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Gecko Lizard With Dystocia And Egg Problems

My gecko has problems passing eggs or dystocia. What is wrong with her?

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About three weeks ago, my 10 month old female leopard gecko stopped eating any crickets, wax worms and even her shedding, and she is also gravid. I knew that she wouldn’t eat much while she carried eggs, but I was growing very worried so I brought her to the vet.

Our reptile vet told us that she could have a reproductive infection, because her eggs were overdue and she wasn’t eating. We had a stool tested for parasites and it came back negative, so we put Lucy on a medication for two weeks to clear up any infection she might have. During that time, we also had to force feed her turkey and vegetable baby food with calcium and multivitamin powder as well as some oral calcium to help the development of her eggs. In our second week, we used oxytocin for two days to try to get her to lay her eggs, but there were no contractions at all.


After the two weeks, Lucy hasn’t gotten much better. She still hasn’t laid her eggs and she won’t eat any food on her own besides one cricket and her shedding, which is not enough to keep her going. We are still force feeding her and our vet recommended to get her back on the oxytocin because she said that it seems more eggs are beginning to form.

I don’t know what to do. I want to ask you what you think would be a better choice for Lucy. If she does not lay her eggs, should we go into surgery to remove the eggs and her uterus, or wait and see if she eventually lays her eggs on her own?

I don’t want to wait too long to a point that is too late for surgery, but I don’t want to not give her a chance to lay them on her own. And if she does go into surgery, the vet said there’s only a 50 percent chance of survival. I’m not concerned about the money. I just want to do what would be the best for Lucy.

Thank you for your time and please get back to me when you can.

You obviously really care about Lucy. Dystocia (inability to pass eggs normally resulting in problems) in leopard geckos is problematic, as oxytocin is usually not effective in helping a female lay her eggs. This is not just my opinion, but also information published in the reptile textbook Essentials of Reptiles—A Guide for Practitioners, by Thomas H. Boyer, DVM, AAHA Press, Lakewood, CO, page 113. In the book it says, “Egg-binding is also possible; the female may lay only one egg instead of two. Surgery is recommended; oxytocin does not seem helpful.”


As you have already discovered, oxytocin, a hormone used to cause contractions of the oviduct, works well for many mammals with reproductive problems and is also used to help chelonians lay their eggs, but may have variable results in other species. Another hormone, arginine vasotocin (AVT, Sigma Chemical), is often more effective in causing contractions resulting in normal oviposition (egg laying) in reptiles, however it is not commercially available. Oxytocin is most effective when given early on, usually within 48 hours of dystocia. Also, oxytocin is usually given in increasing incremental doses to try to stimulate oviposition. But, I think that Lucy is beyond receiving the benefits of oxytocin at this time.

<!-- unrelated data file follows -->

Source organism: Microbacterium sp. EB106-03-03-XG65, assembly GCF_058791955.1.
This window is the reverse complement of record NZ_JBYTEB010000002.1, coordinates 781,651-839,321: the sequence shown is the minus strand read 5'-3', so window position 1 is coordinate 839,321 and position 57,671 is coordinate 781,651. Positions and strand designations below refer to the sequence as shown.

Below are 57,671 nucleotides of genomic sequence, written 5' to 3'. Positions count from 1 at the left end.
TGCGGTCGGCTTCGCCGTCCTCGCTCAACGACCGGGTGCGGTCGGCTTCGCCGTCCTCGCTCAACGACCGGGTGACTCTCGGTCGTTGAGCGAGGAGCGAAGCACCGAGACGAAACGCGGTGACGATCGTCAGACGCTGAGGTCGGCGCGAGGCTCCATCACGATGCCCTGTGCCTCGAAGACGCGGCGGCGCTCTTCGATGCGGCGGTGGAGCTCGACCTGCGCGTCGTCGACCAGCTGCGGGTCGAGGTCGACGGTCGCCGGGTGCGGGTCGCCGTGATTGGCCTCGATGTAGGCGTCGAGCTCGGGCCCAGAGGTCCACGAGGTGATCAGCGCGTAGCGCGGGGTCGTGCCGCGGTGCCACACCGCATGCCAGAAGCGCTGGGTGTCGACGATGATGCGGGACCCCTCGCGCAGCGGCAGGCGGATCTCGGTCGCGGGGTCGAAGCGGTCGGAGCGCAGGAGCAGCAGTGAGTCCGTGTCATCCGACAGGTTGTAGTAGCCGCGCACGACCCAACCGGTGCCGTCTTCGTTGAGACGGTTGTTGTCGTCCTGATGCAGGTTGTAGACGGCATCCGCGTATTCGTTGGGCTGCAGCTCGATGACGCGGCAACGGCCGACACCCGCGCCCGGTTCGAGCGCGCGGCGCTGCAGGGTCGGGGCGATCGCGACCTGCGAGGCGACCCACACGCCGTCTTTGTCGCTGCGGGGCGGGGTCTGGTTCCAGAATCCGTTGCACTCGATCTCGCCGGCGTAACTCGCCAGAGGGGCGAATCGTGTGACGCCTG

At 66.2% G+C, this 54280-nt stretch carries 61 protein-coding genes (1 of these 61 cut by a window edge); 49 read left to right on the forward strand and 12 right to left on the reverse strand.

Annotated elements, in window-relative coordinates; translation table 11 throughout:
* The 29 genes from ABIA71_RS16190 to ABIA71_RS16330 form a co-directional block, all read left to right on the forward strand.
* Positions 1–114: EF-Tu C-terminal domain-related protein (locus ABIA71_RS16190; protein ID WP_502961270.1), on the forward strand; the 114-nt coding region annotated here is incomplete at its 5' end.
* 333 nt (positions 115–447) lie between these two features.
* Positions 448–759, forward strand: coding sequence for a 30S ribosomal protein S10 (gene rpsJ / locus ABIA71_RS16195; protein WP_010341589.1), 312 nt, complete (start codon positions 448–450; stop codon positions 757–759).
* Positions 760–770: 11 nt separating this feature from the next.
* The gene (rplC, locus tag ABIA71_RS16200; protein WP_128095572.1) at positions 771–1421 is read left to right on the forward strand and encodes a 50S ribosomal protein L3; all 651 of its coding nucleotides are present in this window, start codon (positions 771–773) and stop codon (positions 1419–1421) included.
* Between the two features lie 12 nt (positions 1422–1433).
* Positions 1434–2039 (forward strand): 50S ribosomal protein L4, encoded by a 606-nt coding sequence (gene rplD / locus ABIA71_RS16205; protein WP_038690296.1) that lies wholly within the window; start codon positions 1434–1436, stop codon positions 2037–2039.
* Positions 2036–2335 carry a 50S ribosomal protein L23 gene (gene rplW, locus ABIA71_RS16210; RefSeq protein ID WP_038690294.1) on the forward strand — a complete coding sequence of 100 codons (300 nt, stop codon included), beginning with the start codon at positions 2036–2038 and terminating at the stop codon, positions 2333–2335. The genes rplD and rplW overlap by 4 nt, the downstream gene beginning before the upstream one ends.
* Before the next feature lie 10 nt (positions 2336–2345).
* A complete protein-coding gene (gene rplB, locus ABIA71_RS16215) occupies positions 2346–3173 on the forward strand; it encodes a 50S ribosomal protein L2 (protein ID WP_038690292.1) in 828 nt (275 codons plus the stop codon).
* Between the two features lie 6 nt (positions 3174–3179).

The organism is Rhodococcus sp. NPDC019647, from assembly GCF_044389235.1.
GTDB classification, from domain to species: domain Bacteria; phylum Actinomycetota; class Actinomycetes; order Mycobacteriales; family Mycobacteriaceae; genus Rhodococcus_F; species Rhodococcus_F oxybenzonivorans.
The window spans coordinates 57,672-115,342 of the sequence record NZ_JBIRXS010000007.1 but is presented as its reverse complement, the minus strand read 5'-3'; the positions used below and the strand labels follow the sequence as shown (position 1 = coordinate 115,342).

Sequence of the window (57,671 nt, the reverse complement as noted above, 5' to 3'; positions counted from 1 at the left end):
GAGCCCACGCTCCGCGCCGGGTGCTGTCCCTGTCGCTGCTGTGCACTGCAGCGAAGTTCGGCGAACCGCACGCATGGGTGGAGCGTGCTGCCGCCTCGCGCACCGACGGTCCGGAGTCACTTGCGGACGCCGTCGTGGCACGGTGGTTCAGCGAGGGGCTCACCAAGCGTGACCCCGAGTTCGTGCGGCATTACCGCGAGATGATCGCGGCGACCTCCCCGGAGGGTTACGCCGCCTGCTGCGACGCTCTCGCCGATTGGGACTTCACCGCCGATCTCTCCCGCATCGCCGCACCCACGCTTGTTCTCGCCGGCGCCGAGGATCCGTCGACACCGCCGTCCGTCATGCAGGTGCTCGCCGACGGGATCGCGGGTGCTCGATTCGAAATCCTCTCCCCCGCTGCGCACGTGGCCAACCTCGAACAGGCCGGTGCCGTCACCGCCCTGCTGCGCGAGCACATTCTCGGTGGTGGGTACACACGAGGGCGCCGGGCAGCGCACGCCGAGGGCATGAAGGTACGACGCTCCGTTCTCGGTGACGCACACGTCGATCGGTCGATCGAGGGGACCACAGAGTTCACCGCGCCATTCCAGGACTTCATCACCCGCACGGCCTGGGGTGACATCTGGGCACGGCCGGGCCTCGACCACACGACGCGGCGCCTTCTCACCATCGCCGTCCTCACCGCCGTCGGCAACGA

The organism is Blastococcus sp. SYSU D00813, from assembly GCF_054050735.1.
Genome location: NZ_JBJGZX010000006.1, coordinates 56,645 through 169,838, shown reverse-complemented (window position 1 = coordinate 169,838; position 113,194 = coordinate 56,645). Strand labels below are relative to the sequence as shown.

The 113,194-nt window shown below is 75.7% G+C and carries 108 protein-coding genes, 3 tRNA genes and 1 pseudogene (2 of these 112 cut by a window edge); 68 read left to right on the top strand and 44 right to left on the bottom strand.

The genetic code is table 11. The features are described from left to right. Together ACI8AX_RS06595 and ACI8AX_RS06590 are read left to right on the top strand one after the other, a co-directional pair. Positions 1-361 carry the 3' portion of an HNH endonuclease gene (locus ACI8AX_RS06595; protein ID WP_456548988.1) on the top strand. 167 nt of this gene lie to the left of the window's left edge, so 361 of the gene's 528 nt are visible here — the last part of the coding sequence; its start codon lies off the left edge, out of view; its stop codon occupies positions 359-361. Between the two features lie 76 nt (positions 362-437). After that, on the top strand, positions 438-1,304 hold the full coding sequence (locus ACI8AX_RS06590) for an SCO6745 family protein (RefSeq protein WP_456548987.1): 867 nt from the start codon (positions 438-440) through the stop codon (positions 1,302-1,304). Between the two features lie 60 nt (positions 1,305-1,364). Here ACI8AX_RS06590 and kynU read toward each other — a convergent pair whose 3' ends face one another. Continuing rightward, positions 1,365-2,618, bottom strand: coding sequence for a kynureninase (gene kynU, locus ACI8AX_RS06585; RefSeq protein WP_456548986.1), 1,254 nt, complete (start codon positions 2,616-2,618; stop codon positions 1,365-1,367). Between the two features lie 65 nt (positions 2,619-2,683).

Lucy should have surgery to remove the eggs and possibly the oviduct, as well. If your veterinarian is not experienced with this type of surgery, perhaps you should ask your vet for a referral to a referral center or to another herp vet more experienced with this type of surgery. I think the odds of Lucy surviving should be higher than 50 percent, but I have not seen Lucy or evaluated her, so it is not fair for me to be judging your vet’s opinion or surgical skills. If your vet is unsure, you could also suggest that he or she call the veterinary reference lab that their clinic uses and request a consultation with a vet more experienced in reptile surgery. Your vet should not be upset if you request a second opinion with another herp vet or request a referral to a larger veterinary center. I also have a paper on my website, www.exoticpetvet.net, about lizard reproductive problems that you and your vet can read and download.

Surgery always has its risks, but it appears that this may be Lucy’s only option at this point. She will need support care prior to surgery to ensure that she is in the best possible condition to undergo the procedure. It is most likely best to have Lucy “spayed” during the procedure to prevent future dystocia episodes and to not just have the eggs removed.

I hope that you get this information in time to help Lucy. Good luck and I will hold a good thought for her for her upcoming surgical procedure.


Need a Herp Vet?
If you are looking for a herp-knowledgeable veterinarian in your area, a good place to start is by checking the list of members on the Association of Reptilian and Amphibian Veterinarian (ARAV) web site at www.arav.com. Look for DVMs who appear to maintain actual veterinary offices that you could contact.